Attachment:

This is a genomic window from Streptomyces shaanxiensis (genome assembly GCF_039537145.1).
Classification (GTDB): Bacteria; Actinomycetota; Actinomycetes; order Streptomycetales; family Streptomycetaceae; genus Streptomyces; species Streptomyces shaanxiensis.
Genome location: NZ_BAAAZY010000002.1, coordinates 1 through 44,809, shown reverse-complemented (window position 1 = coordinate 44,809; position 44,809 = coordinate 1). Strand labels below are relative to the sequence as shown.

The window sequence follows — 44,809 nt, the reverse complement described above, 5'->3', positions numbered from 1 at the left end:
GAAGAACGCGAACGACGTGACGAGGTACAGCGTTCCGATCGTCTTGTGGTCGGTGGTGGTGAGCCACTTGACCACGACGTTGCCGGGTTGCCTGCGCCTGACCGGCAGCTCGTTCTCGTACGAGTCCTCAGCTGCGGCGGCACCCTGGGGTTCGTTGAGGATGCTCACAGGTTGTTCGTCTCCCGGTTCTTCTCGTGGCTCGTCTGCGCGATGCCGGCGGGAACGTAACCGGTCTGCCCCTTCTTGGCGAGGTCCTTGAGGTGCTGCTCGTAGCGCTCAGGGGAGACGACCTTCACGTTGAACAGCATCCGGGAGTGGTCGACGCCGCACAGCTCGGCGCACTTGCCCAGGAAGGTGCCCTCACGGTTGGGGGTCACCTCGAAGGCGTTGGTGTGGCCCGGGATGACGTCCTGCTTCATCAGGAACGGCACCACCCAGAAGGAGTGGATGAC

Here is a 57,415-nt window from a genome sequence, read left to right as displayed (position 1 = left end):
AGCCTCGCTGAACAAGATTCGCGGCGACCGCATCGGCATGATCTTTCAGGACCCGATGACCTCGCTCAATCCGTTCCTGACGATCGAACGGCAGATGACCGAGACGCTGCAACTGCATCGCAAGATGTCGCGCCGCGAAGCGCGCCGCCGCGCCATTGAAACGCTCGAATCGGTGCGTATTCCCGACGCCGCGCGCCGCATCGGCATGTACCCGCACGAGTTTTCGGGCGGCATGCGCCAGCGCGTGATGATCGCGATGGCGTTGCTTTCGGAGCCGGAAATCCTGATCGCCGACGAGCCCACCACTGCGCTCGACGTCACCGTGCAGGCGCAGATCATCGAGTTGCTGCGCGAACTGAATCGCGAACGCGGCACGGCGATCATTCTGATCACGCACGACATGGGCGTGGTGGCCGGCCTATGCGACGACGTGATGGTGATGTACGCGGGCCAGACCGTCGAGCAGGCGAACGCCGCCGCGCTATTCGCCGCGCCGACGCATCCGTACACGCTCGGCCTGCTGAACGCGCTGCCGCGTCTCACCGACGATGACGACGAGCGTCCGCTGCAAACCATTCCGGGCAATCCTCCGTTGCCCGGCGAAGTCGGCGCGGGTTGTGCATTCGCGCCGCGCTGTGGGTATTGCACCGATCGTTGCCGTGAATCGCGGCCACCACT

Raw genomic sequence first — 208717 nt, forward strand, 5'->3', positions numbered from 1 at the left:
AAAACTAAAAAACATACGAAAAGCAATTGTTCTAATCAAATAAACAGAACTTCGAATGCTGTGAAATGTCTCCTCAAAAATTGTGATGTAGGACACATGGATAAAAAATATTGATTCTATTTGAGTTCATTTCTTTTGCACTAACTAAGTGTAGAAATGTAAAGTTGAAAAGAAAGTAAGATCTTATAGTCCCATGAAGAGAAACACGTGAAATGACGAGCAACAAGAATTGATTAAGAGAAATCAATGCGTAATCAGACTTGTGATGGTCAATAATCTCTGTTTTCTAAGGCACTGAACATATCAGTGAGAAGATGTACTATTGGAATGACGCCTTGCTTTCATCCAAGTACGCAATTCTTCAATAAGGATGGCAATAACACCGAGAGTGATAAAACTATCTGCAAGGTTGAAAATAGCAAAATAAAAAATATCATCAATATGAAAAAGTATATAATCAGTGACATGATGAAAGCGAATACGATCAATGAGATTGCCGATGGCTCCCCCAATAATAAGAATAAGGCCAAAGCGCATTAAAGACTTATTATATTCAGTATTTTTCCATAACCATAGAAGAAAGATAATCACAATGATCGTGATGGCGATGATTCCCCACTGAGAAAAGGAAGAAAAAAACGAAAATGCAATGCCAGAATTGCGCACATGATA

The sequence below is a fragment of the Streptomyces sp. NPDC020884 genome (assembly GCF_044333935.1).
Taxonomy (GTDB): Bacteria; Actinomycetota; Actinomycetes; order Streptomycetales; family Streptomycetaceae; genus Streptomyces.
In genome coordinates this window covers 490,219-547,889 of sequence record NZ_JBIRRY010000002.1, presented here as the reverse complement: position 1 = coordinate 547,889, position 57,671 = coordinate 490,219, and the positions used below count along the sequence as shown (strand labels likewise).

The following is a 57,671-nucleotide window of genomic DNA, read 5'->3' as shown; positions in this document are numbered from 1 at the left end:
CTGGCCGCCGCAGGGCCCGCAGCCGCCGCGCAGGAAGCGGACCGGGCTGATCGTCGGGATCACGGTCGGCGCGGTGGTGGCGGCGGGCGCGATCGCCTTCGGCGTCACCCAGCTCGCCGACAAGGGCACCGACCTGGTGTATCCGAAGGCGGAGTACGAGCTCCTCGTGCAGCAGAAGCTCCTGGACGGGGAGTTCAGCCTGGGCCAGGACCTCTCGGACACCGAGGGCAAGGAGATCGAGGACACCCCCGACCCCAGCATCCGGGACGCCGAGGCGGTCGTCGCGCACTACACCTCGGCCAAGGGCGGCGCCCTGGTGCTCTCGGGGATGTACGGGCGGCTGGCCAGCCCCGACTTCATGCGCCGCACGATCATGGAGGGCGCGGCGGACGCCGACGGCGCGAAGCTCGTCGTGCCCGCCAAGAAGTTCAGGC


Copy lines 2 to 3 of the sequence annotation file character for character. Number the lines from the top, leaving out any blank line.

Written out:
Classification (GTDB): Bacteria; Actinomycetota; Actinomycetes; order Streptomycetales; family Streptomycetaceae; genus Streptomyces; species Streptomyces shaanxiensis.
Genome location: NZ_BAAAZY010000002.1, coordinates 1 through 44,809, shown reverse-complemented (window position 1 = coordinate 44,809; position 44,809 = coordinate 1). Strand labels below are relative to the sequence as shown.